February 07 / 2023

nDreams Gender Pay Gap Report 2022

The games industry has a gender pay gap problem.

Since 2017, UK companies of more than 250 employees have been legally required to publicly report on various aspects of gender pay data. In 2022, GamesIndustry.biz used this public data to reveal that the games industry had a 17.1% median pay disparity in favour of men. This compares to a pay gap, again favouring men, of 7.9% across all industries in the UK.

The obvious conclusion is that the games industry is falling behind other industries in this department, which is difficult for us to accept as both a proud member of this incredible industry and a committed advocate for fair and equitable pay for all.

This is why we have decided to share our Gender Pay Gap Report for 2022, despite not yet being legally obliged to do so, in the interests of transparency and contributing our insight to causes we feel passionately about.

The first thing to acknowledge here is that unfortunately, the report is not fully all-encompassing. We adopted the UK government’s gender pay gap reporting guidelines, which require binary data, and therefore roughly 2% of nDreams team members who identified as non-binary are not included in our report.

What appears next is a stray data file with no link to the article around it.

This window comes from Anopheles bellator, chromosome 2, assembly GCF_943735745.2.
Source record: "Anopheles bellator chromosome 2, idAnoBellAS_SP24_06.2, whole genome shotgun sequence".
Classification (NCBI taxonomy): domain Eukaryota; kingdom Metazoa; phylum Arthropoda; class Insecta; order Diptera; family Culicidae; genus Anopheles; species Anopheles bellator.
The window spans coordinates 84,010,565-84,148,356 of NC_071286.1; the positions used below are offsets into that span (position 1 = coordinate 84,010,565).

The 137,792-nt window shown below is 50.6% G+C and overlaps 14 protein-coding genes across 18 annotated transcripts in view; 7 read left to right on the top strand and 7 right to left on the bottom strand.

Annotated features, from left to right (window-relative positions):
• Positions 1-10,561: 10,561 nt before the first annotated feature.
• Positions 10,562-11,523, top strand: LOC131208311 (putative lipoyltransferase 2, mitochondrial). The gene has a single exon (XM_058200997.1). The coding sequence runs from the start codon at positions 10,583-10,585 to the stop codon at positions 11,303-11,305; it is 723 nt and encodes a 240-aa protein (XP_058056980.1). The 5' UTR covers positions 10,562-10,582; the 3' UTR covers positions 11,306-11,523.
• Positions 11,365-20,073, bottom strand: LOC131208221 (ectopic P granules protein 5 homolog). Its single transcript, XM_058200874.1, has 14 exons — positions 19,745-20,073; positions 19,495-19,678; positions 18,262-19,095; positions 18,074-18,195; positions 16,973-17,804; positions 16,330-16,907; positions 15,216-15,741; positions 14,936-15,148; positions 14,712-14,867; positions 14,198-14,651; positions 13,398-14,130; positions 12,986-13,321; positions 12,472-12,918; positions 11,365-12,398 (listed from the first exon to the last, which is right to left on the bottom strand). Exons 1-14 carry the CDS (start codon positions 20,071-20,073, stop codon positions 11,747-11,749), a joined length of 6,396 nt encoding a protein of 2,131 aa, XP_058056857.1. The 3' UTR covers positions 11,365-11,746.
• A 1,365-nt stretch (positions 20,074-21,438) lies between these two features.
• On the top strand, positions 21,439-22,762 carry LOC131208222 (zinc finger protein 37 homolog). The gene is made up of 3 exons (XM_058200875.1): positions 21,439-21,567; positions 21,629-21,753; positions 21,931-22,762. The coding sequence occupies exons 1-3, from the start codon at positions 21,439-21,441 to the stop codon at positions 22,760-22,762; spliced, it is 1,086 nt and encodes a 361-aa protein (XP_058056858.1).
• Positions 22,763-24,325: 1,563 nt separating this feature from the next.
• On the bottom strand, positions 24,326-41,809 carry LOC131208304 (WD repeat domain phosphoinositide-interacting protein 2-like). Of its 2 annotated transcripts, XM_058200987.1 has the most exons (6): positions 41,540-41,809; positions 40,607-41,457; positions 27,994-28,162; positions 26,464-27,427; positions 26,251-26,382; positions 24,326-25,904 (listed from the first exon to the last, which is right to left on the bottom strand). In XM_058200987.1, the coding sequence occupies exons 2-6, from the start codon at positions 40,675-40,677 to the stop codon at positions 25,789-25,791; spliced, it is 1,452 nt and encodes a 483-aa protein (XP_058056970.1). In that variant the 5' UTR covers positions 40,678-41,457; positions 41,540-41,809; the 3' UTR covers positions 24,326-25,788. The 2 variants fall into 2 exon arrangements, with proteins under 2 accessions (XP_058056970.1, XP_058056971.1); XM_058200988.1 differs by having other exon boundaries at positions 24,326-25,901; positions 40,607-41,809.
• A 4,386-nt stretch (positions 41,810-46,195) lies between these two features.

Taking into account 121 nDreams employees – we are much larger now after a period of sustained growth, at around 200 –  our reporting showed an overall staff split of 81% men and 19% women. This marks a slight year-on-year reduction in women’s representation in the team, from 22% women in 2021.

While this is disappointing, it is heartening to see that nearly 23% of women were in the top quartile of pay (compared to only 13% in 2021). This is showing the impact of internal promotions and active hiring practices at nDreams to address the lack of women leadership, which is an industry-wide issue.

By far the biggest indicator of change, however, is the fact that nDreams is bucking the industry and national trends by reporting a NEGATIVE gender median pay gap – meaning simply than in median hourly pay, women earned 7% more than men in the measured period. This is a notable swing, with women having earned 21% less in median pay than men in 2021.

A multitude of factors can impact these statistics and account for this variance, not least the seniority of new hires, but we’re positive that all team members are well compensated based on their specialisms and experience, and never based on their gender. We are proud of the progress this signals in our ongoing mission to ensure fair and equitable pay for all staff, although there remains much work to be done.

The full Gender Pay Gap Report for 2022 can be checked out here.

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